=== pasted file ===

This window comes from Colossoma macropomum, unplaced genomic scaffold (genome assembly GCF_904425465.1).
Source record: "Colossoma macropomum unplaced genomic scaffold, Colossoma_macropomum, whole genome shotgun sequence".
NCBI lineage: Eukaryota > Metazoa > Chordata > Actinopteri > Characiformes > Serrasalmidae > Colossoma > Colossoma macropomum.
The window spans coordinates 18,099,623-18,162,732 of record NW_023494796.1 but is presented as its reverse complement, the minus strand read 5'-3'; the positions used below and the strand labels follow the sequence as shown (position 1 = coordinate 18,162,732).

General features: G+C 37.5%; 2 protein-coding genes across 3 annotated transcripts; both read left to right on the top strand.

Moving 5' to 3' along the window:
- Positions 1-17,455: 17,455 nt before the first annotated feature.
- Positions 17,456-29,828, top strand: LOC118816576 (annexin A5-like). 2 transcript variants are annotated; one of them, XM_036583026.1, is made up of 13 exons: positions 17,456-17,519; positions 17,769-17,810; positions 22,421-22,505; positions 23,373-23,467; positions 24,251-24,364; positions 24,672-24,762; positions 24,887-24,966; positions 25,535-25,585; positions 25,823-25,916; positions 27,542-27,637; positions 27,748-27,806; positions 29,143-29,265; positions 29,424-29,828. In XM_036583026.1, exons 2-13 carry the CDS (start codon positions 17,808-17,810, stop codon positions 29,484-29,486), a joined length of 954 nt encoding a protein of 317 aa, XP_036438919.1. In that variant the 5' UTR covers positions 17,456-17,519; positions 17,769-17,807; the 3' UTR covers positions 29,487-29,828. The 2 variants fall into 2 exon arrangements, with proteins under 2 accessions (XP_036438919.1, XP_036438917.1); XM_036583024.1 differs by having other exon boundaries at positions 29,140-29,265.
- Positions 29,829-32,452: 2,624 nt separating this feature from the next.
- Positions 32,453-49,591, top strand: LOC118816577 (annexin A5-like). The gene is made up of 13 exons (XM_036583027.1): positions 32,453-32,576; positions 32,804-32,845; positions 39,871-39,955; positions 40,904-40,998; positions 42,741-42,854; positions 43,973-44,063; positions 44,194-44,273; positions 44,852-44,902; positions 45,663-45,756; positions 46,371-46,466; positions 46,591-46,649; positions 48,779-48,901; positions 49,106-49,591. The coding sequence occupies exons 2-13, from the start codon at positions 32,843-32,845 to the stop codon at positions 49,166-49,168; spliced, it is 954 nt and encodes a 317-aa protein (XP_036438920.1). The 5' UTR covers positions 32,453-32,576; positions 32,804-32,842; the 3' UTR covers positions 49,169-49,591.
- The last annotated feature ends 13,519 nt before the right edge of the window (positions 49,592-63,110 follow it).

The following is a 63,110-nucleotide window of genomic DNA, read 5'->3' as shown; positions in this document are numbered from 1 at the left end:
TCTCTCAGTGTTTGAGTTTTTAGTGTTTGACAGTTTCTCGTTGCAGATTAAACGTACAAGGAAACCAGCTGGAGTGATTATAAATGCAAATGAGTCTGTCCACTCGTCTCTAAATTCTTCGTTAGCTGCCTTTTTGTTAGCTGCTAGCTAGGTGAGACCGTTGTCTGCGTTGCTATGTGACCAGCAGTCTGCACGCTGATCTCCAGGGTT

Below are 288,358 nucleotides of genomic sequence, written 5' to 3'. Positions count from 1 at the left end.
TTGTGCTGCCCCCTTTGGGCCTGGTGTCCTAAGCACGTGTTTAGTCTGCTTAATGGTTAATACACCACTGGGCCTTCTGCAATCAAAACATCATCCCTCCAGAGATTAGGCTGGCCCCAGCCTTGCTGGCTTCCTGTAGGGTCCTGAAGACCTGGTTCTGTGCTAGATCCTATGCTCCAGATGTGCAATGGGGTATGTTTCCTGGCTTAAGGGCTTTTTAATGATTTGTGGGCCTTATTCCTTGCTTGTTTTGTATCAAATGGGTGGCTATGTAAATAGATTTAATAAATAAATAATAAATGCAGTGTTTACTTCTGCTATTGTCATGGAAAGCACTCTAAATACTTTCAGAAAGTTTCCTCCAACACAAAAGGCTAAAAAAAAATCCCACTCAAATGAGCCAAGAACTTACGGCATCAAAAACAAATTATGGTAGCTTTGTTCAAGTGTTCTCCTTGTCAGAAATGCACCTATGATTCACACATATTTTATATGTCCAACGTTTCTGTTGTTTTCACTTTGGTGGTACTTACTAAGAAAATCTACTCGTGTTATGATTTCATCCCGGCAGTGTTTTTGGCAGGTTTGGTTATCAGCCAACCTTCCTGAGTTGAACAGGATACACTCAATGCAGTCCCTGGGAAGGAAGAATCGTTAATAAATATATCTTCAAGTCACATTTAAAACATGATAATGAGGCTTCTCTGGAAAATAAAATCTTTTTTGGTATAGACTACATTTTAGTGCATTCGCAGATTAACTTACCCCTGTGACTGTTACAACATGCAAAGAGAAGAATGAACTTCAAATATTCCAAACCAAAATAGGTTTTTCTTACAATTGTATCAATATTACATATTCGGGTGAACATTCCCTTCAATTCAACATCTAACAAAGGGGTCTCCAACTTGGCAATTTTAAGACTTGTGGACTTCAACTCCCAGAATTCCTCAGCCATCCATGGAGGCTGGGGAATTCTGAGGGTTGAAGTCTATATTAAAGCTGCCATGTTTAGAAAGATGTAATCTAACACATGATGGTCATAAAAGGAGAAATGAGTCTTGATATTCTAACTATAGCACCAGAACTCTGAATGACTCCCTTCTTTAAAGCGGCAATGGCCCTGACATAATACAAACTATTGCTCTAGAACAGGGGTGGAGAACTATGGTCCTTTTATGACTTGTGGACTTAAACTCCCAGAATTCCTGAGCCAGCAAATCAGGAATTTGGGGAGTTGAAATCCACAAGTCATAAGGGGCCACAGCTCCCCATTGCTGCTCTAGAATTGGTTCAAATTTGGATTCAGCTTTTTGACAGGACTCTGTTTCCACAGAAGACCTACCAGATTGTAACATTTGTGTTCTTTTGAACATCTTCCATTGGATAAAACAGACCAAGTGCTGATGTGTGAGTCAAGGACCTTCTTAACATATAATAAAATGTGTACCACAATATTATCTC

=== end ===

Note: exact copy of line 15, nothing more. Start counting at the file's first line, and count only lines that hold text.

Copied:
TTGTGCTGCCCCCTTTGGGCCTGGTGTCCTAAGCACGTGTTTAGTCTGCTTAATGGTTAATACACCACTGGGCCTTCTGCAATCAAAACATCATCCCTCCAGAGATTAGGCTGGCCCCAGCCTTGCTGGCTTCCTGTAGGGTCCTGAAGACCTGGTTCTGTGCTAGATCCTATGCTCCAGATGTGCAATGGGGTATGTTTCCTGGCTTAAGGGCTTTTTAATGATTTGTGGGCCTTATTCCTTGCTTGTTTTGTATCAAATGGGTGGCTATGTAAATAGATTTAATAAATAAATAATAAATGCAGTGTTTACTTCTGCTATTGTCATGGAAAGCACTCTAAATACTTTCAGAAAGTTTCCTCCAACACAAAAGGCTAAAAAAAAATCCCACTCAAATGAGCCAAGAACTTACGGCATCAAAAACAAATTATGGTAGCTTTGTTCAAGTGTTCTCCTTGTCAGAAATGCACCTATGATTCACACATATTTTATATGTCCAACGTTTCTGTTGTTTTCACTTTGGTGGTACTTACTAAGAAAATCTACTCGTGTTATGATTTCATCCCGGCAGTGTTTTTGGCAGGTTTGGTTATCAGCCAACCTTCCTGAGTTGAACAGGATACACTCAATGCAGTCCCTGGGAAGGAAGAATCGTTAATAAATATATCTTCAAGTCACATTTAAAACATGATAATGAGGCTTCTCTGGAAAATAAAATCTTTTTTGGTATAGACTACATTTTAGTGCATTCGCAGATTAACTTACCCCTGTGACTGTTACAACATGCAAAGAGAAGAATGAACTTCAAATATTCCAAACCAAAATAGGTTTTTCTTACAATTGTATCAATATTACATATTCGGGTGAACATTCCCTTCAATTCAACATCTAACAAAGGGGTCTCCAACTTGGCAATTTTAAGACTTGTGGACTTCAACTCCCAGAATTCCTCAGCCATCCATGGAGGCTGGGGAATTCTGAGGGTTGAAGTCTATATTAAAGCTGCCATGTTTAGAAAGATGTAATCTAACACATGATGGTCATAAAAGGAGAAATGAGTCTTGATATTCTAACTATAGCACCAGAACTCTGAATGACTCCCTTCTTTAAAGCGGCAATGGCCCTGACATAATACAAACTATTGCTCTAGAACAGGGGTGGAGAACTATGGTCCTTTTATGACTTGTGGACTTAAACTCCCAGAATTCCTGAGCCAGCAAATCAGGAATTTGGGGAGTTGAAATCCACAAGTCATAAGGGGCCACAGCTCCCCATTGCTGCTCTAGAATTGGTTCAAATTTGGATTCAGCTTTTTGACAGGACTCTGTTTCCACAGAAGACCTACCAGATTGTAACATTTGTGTTCTTTTGAACATCTTCCATTGGATAAAACAGACCAAGTGCTGATGTGTGAGTCAAGGACCTTCTTAACATATAATAAAATGTGTACCACAATATTATCTC